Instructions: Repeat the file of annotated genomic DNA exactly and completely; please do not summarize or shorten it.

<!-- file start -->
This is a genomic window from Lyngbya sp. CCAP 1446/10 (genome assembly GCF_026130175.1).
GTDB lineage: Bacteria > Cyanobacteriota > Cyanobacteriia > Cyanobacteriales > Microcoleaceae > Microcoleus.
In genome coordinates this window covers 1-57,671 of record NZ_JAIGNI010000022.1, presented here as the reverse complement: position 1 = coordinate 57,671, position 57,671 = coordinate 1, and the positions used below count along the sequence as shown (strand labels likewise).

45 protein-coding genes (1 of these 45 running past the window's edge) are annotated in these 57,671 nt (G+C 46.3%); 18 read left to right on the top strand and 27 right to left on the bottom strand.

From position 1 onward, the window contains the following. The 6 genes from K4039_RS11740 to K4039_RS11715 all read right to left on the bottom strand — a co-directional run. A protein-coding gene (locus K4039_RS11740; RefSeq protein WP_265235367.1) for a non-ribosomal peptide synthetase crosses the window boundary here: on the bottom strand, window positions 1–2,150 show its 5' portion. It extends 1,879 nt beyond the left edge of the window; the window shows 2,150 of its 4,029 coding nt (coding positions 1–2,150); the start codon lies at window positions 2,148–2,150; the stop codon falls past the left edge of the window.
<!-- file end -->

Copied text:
This is a genomic window from Lyngbya sp. CCAP 1446/10 (genome assembly GCF_026130175.1).
GTDB lineage: Bacteria > Cyanobacteriota > Cyanobacteriia > Cyanobacteriales > Microcoleaceae > Microcoleus.
In genome coordinates this window covers 1-57,671 of record NZ_JAIGNI010000022.1, presented here as the reverse complement: position 1 = coordinate 57,671, position 57,671 = coordinate 1, and the positions used below count along the sequence as shown (strand labels likewise).

45 protein-coding genes (1 of these 45 running past the window's edge) are annotated in these 57,671 nt (G+C 46.3%); 18 read left to right on the top strand and 27 right to left on the bottom strand.

From position 1 onward, the window contains the following. The 6 genes from K4039_RS11740 to K4039_RS11715 all read right to left on the bottom strand — a co-directional run. A protein-coding gene (locus K4039_RS11740; RefSeq protein WP_265235367.1) for a non-ribosomal peptide synthetase crosses the window boundary here: on the bottom strand, window positions 1–2,150 show its 5' portion. It extends 1,879 nt beyond the left edge of the window; the window shows 2,150 of its 4,029 coding nt (coding positions 1–2,150); the start codon lies at window positions 2,148–2,150; the stop codon falls past the left edge of the window.